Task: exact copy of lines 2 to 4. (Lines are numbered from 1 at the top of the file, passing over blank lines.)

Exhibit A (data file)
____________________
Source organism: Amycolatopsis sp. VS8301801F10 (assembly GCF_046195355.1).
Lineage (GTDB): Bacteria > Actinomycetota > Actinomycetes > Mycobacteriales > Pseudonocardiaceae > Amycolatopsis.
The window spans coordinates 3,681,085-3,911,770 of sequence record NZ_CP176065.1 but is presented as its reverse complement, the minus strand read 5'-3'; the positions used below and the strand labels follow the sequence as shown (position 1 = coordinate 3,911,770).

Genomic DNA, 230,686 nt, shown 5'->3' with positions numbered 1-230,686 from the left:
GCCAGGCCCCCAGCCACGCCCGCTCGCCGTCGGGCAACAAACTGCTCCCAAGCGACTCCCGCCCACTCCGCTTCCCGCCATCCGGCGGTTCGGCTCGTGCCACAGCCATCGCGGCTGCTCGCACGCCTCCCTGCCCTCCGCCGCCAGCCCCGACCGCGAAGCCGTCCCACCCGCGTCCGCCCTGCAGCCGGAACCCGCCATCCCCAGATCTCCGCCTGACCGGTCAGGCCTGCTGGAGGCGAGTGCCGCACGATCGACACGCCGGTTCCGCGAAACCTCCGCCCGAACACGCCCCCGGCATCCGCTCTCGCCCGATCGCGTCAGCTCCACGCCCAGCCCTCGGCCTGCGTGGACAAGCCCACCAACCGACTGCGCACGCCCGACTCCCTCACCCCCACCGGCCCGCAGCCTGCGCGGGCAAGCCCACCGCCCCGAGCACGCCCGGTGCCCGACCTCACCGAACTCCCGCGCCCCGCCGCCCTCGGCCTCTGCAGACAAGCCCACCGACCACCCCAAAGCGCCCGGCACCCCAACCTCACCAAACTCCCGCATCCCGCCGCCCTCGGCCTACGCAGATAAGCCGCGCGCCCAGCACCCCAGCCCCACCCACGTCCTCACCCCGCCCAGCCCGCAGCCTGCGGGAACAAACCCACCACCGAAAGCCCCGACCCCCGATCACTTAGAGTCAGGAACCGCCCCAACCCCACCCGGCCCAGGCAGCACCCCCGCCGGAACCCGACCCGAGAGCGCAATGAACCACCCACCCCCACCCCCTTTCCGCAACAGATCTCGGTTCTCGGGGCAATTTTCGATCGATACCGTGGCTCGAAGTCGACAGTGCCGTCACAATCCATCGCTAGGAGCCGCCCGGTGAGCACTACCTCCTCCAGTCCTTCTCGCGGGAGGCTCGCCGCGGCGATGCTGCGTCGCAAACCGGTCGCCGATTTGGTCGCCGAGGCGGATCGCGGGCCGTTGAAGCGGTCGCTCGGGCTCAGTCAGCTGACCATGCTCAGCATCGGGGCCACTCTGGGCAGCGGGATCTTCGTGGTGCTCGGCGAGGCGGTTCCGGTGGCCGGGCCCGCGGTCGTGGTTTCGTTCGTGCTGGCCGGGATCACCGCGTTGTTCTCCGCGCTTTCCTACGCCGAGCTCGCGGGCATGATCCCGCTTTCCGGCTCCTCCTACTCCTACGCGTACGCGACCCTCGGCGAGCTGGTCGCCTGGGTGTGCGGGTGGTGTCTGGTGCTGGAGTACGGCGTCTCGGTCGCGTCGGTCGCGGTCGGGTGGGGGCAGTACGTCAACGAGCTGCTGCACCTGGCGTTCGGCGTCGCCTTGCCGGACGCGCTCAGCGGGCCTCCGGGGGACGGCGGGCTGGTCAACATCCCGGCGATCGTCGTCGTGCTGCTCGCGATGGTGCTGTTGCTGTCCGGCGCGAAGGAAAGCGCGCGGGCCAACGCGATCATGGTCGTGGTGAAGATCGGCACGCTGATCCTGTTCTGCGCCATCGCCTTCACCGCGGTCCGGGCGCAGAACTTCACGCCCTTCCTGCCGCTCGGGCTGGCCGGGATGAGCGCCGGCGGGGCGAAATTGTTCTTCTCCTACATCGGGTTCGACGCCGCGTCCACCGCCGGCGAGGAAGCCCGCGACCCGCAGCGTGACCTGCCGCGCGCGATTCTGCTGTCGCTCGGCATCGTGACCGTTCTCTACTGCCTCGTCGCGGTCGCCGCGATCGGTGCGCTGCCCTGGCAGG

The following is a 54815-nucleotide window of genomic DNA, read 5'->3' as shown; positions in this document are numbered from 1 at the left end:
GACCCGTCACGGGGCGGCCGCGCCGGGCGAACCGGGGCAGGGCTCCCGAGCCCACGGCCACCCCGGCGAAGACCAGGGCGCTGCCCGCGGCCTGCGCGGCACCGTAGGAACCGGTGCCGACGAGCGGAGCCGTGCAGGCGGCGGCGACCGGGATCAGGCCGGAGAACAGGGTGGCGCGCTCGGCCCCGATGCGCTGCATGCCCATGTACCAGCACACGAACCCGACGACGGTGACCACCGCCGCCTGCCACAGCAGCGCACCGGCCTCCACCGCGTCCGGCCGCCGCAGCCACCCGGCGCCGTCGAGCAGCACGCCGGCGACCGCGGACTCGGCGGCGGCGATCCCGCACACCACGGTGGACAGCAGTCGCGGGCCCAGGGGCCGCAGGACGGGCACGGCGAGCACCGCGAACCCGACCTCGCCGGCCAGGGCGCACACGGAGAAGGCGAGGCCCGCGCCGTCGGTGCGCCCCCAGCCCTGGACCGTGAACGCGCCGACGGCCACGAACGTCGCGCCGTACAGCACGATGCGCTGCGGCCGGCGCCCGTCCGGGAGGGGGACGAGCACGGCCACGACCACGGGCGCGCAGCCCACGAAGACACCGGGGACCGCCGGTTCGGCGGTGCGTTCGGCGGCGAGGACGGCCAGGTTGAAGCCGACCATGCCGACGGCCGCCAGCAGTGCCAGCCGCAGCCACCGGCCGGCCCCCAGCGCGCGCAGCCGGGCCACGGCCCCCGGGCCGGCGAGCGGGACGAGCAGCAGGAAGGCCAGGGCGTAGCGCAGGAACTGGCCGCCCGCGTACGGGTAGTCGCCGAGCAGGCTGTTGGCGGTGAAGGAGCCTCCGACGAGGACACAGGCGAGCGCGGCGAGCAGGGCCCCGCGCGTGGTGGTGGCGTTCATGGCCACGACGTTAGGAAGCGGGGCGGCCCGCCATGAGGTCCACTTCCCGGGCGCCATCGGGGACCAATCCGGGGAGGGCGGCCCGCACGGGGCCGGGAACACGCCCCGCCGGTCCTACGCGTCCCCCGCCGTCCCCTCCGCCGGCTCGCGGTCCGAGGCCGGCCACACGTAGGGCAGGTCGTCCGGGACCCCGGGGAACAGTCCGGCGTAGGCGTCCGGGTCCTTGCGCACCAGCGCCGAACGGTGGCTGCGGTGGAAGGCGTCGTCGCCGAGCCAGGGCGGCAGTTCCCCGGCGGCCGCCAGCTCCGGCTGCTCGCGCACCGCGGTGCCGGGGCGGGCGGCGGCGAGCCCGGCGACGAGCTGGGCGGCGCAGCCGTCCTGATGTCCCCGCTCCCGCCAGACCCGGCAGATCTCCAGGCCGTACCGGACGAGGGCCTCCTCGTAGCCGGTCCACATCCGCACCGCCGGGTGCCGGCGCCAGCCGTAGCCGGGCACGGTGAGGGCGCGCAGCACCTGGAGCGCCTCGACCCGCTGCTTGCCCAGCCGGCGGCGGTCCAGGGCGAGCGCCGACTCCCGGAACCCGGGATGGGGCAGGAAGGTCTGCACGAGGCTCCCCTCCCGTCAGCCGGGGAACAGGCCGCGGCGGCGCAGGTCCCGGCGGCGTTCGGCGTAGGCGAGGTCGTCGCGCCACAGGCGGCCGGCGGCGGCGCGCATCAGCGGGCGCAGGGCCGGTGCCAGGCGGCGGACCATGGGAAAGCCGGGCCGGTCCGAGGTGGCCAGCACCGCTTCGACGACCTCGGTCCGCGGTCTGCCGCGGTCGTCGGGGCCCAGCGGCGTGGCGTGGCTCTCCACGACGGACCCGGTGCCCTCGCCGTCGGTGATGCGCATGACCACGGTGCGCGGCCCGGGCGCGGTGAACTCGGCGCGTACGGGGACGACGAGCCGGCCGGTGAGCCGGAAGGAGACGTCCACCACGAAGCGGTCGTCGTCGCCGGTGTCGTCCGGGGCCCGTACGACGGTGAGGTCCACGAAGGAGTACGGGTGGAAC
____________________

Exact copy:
Lineage (GTDB): Bacteria > Actinomycetota > Actinomycetes > Mycobacteriales > Pseudonocardiaceae > Amycolatopsis.
The window spans coordinates 3,681,085-3,911,770 of sequence record NZ_CP176065.1 but is presented as its reverse complement, the minus strand read 5'-3'; the positions used below and the strand labels follow the sequence as shown (position 1 = coordinate 3,911,770).

Genomic DNA, 230,686 nt, shown 5'->3' with positions numbered 1-230,686 from the left: